Terming the Citizenship Amendment Bill (CAB) 2019 "divisive, discriminatory, unconstitutional", more than 600 intellectuals, including writers, filmmakers and academicians have urged the government to withdraw the proposed law which promises citizenship to members of Hindu, Sikh, Buddhist, Jain, Parsi and Christian communities from Pakistan, Bangladesh and Afghanistan.
The signatories include writers like Arundhati Roy, Nayantara Sahgal, Ashok Vajpeyi, Paul Zacharia and Amitav Ghosh, among others, Muslimmirror reports.
The intellectuals' group published a statement on Tuesday opposing CAB, saying it will alter the character of the Indian republic, reports the Indian weekly Outlook.
This comes a day after over 1000 scientists and scholars from across India unanimously expressed their "dismay" over CAB and demanded an "immediate withdrawal" of the Bill saying it violates the "spirit of the constitution".
They demanded the government to not "betray" the Constitution while calling on people to push for maintaining the "Constitutional commitment to an equal and secular citizenry."
In separate letters and petitions, they asserted that the proposed legislation threatens the federal framework provided by the Constitution and will fundamentally alter the character of the Indian republic if it comes into force.
The statement said, "The Citizenship Bill, as well as a nation-wide NRC, will unleash widespread division and suffering among people across the country — rather than address the critical needs of the people."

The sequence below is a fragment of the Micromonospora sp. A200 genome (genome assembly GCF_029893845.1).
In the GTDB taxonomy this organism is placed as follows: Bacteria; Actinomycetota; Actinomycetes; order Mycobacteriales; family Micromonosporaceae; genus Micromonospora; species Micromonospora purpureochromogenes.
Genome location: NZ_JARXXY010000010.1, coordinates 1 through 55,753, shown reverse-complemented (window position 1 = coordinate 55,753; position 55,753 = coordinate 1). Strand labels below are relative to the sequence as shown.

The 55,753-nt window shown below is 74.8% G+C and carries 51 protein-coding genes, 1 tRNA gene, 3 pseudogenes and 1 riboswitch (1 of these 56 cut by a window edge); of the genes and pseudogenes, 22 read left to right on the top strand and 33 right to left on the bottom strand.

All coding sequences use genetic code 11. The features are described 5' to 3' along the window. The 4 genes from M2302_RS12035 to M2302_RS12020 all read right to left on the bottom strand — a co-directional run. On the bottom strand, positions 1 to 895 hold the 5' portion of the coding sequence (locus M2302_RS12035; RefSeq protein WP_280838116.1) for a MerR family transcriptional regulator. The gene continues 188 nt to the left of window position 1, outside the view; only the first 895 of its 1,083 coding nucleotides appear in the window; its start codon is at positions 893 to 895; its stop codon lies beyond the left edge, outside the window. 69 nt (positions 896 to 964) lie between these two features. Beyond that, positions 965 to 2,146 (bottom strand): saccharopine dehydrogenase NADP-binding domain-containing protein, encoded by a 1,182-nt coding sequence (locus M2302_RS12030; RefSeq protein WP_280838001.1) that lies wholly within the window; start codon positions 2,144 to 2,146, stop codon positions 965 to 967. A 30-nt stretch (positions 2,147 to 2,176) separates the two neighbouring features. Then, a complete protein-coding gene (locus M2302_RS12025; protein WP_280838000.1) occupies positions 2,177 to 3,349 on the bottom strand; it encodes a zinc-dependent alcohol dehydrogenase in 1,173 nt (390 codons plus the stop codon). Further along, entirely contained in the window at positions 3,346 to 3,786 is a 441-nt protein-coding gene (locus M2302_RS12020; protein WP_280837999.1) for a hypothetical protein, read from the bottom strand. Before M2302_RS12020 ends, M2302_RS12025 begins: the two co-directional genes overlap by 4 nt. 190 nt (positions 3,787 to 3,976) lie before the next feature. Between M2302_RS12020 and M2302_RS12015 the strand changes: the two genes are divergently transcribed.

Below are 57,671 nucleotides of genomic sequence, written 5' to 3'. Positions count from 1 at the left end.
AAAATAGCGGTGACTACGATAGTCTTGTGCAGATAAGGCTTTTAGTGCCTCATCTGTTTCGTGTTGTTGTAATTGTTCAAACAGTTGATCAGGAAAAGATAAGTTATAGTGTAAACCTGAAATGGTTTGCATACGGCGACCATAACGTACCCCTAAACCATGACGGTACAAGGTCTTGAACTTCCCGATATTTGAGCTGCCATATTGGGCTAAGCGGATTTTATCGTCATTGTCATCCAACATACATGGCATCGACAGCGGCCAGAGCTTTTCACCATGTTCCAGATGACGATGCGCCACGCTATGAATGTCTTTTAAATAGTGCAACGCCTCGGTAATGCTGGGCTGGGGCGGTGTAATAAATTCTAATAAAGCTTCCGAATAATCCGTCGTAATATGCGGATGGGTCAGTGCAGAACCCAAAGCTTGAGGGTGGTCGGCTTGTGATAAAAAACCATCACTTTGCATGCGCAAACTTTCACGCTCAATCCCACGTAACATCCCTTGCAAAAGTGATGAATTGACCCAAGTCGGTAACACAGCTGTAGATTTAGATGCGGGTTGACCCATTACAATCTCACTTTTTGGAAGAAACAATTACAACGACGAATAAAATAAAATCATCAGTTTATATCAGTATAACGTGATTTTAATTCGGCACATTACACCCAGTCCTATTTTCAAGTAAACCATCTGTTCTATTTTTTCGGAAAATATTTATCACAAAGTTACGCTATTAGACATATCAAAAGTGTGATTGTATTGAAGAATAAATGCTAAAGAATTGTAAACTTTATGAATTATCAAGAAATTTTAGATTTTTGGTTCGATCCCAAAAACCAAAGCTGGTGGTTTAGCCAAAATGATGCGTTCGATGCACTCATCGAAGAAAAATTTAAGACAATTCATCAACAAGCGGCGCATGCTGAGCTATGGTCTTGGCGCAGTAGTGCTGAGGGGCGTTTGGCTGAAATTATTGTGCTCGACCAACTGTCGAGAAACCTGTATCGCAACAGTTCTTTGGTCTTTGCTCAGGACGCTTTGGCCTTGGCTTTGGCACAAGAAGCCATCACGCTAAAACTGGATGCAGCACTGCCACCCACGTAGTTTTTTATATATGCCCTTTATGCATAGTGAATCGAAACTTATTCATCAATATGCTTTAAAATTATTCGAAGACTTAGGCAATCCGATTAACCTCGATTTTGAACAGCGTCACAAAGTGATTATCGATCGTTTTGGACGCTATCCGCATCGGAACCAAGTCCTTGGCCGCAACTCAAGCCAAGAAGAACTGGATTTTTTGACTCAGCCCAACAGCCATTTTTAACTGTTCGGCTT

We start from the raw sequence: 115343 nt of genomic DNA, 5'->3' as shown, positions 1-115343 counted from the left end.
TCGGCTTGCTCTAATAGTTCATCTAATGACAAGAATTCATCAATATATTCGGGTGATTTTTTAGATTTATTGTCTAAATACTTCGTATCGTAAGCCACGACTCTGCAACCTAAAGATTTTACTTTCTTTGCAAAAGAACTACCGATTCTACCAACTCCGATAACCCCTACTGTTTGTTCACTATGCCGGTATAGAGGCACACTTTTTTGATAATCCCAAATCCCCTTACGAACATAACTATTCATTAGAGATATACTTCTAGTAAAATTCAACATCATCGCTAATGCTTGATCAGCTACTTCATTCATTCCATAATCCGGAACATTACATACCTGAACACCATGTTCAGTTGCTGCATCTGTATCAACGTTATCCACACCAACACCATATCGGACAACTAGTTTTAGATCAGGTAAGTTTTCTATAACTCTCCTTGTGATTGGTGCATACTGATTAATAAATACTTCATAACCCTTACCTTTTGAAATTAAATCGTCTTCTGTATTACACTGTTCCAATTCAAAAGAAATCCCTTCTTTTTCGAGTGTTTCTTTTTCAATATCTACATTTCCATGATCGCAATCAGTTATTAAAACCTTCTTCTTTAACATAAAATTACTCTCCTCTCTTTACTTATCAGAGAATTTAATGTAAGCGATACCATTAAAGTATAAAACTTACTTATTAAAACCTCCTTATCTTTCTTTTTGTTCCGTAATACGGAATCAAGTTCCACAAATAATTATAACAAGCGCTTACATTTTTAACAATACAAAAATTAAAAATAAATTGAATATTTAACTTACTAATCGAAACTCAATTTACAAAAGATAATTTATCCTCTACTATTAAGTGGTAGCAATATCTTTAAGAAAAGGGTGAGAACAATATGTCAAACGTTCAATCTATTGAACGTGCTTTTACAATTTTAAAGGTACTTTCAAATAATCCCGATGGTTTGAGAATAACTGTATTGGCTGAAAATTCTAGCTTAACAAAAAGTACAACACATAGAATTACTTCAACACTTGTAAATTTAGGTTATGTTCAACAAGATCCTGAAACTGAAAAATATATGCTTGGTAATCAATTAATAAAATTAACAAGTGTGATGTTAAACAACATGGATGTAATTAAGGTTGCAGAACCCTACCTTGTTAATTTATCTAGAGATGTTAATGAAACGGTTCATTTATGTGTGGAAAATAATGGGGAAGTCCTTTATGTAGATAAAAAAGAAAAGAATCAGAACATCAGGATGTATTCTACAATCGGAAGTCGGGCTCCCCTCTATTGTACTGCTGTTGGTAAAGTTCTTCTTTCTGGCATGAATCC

"It violates the secular principles enshrined in the Constitution — including Articles 14,15, 16 and 21 which guarantee the right to equality; equality before the law; and non-discriminatory treatment by the Indian state," the statement said.
Meanwhile, a group of 230 activists, academics, artists and concerned citizens of Gujarat wrote another letter in opposition to the CAB.
They said in the letter that the Bill "conveniently omits Ahmadis from Pakistan, Rohingyas from Myanmar, and Tamils from Sri Lanka, proving that the bill is not about protecting refugees, but instead is intended simply to advance the agenda of Hindutva."
The letter also underlines that there has been "little to no communication" with neighboring countries over the practical side of the bill if it becomes law regarding the deportation of illegal immigrants.
Protests have erupted all across the country, especially in the North East, after the Bill was passed by Lok Sabha.
As the bill awaits passage in Rajya Sabha, the opposition to the draft law by intellectuals and civil society is increasing.